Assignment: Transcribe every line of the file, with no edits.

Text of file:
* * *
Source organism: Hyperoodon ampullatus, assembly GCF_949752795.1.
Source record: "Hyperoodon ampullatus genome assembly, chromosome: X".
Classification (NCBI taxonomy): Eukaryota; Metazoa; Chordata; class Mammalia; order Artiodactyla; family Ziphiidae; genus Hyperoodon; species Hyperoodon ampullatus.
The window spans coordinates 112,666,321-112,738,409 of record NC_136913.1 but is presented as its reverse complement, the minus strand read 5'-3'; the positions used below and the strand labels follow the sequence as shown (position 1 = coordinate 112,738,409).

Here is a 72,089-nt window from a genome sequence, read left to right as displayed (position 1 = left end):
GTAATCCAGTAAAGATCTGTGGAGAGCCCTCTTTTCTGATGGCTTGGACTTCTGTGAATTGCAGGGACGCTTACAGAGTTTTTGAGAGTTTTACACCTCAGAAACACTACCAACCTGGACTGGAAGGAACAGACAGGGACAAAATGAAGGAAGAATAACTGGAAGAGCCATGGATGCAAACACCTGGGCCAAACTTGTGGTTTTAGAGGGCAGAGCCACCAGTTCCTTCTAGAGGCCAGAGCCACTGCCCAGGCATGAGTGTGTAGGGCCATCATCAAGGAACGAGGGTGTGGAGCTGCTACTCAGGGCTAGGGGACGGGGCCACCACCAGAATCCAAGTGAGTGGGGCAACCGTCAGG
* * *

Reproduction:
Source organism: Hyperoodon ampullatus, assembly GCF_949752795.1.
Source record: "Hyperoodon ampullatus genome assembly, chromosome: X".
Classification (NCBI taxonomy): Eukaryota; Metazoa; Chordata; class Mammalia; order Artiodactyla; family Ziphiidae; genus Hyperoodon; species Hyperoodon ampullatus.
The window spans coordinates 112,666,321-112,738,409 of record NC_136913.1 but is presented as its reverse complement, the minus strand read 5'-3'; the positions used below and the strand labels follow the sequence as shown (position 1 = coordinate 112,738,409).

Here is a 72,089-nt window from a genome sequence, read left to right as displayed (position 1 = left end):
GTAATCCAGTAAAGATCTGTGGAGAGCCCTCTTTTCTGATGGCTTGGACTTCTGTGAATTGCAGGGACGCTTACAGAGTTTTTGAGAGTTTTACACCTCAGAAACACTACCAACCTGGACTGGAAGGAACAGACAGGGACAAAATGAAGGAAGAATAACTGGAAGAGCCATGGATGCAAACACCTGGGCCAAACTTGTGGTTTTAGAGGGCAGAGCCACCAGTTCCTTCTAGAGGCCAGAGCCACTGCCCAGGCATGAGTGTGTAGGGCCATCATCAAGGAACGAGGGTGTGGAGCTGCTACTCAGGGCTAGGGGACGGGGCCACCACCAGAATCCAAGTGAGTGGGGCAACCGTCAGG